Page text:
Is this the right market to book profit? The answer, at least to our mind, seems to be in the negative, because when there is heightened fear and there is heightened paranoia, markets do not really reflect the true potential in any asset class, and that would include gold also. I think these are markets to just basically lie low and do some bit of market distancing. It is very critical not only to keep away viruses, but also to keep the mind from thinking about market direction. It is very important because the natural tendency is to go with the flow or buy what we see around us, and that may not be the optimal decision to take in this kind of a market.
So what is the message for investors right now, because many believe this is the kind of panic which should be bought into? What is the sound advice that you would give to people who are looking at investing in debt, for instance, right now?
We are clearly seeing global riskoff sentiment and the recent development of the US easing rates by 100 bps to zero is unprecedented. This obviously will have a positive fallout on bond yields across the world, and India will be no exception. We have seen a kind of paranoia in the bond market also. We have seen high grade or blue chips equivalents yields go up by almost 100 bps on the corporate bond side. Government bond yields have not come down at the pace at which they should have come down. These are fantastic entry opportunities from a yield perspective. But have a longer investment horizon. These are not times to take tactical bets; but for every debt investor today is an entry opportunity. There is no doubt in our minds on that.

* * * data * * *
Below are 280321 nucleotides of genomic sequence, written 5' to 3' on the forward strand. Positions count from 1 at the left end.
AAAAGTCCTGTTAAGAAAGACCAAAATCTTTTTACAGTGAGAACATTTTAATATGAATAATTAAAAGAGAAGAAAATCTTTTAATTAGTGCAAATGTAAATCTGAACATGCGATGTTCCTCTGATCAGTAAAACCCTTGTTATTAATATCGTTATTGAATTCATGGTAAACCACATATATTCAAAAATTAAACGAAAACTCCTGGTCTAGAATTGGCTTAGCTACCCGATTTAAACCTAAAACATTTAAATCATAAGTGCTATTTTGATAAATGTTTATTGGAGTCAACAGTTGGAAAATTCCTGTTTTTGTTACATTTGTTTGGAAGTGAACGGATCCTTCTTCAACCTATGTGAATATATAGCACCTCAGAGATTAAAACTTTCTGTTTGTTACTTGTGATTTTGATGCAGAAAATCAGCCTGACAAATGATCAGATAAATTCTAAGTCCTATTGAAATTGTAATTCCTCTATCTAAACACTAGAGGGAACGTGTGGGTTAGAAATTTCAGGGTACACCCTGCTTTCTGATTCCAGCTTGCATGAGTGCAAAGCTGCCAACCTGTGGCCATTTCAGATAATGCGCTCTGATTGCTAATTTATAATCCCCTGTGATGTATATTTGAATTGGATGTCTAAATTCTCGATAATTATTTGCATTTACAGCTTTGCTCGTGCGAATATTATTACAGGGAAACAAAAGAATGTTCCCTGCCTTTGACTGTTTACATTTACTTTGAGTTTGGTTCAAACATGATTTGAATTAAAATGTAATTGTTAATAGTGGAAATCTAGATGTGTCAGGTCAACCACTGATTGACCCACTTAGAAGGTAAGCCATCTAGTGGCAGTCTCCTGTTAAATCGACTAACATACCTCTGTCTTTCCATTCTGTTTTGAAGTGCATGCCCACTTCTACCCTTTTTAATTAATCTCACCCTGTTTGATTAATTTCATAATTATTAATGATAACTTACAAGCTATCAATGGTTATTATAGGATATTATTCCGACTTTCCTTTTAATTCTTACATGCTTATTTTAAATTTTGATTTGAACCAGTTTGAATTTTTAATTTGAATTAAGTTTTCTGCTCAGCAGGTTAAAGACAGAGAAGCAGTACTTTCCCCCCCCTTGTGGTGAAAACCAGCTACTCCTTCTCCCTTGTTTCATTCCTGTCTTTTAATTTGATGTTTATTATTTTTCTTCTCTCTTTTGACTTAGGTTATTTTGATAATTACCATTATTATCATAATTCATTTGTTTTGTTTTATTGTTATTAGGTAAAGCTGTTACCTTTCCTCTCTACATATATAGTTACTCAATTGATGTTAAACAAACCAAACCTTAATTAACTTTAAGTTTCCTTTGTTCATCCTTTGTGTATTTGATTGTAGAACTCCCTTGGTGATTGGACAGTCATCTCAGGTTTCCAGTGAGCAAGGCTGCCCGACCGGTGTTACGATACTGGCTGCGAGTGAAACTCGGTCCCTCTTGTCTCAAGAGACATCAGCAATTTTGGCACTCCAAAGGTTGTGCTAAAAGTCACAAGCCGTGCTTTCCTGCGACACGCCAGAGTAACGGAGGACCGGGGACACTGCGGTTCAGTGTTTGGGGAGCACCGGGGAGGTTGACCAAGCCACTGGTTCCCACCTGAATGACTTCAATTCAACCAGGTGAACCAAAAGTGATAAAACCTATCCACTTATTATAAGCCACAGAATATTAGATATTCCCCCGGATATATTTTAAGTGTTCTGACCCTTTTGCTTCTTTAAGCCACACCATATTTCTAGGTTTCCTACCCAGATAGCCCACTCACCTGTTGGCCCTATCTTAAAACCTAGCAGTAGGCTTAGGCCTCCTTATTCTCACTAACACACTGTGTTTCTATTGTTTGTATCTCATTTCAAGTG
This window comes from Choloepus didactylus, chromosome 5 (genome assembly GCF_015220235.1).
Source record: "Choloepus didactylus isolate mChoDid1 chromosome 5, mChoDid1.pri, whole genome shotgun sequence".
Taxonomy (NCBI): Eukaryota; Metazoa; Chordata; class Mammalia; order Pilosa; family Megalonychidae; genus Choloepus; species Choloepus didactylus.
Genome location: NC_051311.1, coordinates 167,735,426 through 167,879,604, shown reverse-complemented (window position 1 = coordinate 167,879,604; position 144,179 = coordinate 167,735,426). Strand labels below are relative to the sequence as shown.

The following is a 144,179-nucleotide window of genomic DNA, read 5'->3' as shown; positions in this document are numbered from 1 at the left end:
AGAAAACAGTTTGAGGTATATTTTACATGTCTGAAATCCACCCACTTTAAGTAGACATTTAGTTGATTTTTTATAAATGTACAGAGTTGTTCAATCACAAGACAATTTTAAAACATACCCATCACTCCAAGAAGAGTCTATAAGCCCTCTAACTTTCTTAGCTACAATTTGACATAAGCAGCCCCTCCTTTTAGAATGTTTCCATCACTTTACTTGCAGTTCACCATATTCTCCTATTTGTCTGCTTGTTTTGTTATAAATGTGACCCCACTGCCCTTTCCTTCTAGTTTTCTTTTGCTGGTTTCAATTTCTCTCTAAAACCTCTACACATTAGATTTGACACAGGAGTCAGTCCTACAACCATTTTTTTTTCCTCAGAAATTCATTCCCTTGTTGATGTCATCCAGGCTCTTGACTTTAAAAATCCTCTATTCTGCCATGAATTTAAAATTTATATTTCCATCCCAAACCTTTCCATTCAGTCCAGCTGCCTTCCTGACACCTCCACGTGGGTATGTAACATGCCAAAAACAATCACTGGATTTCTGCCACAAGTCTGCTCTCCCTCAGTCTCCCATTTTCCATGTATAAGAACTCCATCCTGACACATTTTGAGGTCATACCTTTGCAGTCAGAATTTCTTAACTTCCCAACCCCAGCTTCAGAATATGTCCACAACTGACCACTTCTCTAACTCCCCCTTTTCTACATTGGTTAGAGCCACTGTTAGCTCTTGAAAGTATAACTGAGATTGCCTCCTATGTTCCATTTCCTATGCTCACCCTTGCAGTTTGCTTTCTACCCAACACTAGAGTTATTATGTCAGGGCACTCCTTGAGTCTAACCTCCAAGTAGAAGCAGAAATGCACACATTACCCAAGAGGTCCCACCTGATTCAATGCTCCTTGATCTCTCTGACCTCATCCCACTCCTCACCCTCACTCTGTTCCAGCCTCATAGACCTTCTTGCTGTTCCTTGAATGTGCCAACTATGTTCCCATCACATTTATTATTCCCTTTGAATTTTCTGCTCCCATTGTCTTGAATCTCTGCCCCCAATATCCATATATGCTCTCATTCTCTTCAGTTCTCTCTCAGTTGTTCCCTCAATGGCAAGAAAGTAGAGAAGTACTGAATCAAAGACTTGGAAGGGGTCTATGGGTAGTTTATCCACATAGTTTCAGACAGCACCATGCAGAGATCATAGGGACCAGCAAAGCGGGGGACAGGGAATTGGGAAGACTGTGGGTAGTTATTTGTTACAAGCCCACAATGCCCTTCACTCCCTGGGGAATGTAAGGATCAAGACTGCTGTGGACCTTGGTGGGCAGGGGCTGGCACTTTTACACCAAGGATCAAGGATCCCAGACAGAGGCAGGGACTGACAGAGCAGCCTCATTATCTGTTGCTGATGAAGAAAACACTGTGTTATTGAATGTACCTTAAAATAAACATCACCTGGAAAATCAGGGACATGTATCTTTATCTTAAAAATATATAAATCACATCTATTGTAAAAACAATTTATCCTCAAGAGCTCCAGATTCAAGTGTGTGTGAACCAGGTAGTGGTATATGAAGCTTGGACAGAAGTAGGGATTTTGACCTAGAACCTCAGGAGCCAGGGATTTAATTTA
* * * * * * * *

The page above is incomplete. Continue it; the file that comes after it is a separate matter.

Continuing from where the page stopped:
Historically, when we have seen moments like these when central bankers have always come out to rescue and they have always changed the market. Now today markets are getting nervous because central bankers have acted. Generally the view is that central bankers do not have the ammunition and the fire power, so if that is the underlying thought, where markets do not even want to believe what Fed is doing I wonder what is the backstop going to be?
We are in unprecedented times, which require unprecedented actions. US Fed cutting rates by 100 bps, not waiting for even three days — the official rate review is on 17-18 — is clearly telling you that it wants to be slightly more proactive than being reactive. We believe coordinated efforts by central banks are actually living the maxim: better be safe than sorry. If you notice across the world, including the US, it is not just rate cuts, there have also been liquidity boosters. It is a combination of all of these factors, not just moral suasion, which us telling the markets that ‘look growth is our priority.’ If you look at the MSCI World Index, that is actually trading at 10-year average low, which is clearly telling you that there will be pain points in terms of growth. So central bankers across the world are coming out in the open and telling you ‘look growth will not be an issue, and therefore we believe something similar would be indicated by our central bank also on or before April 3, when it officially meets.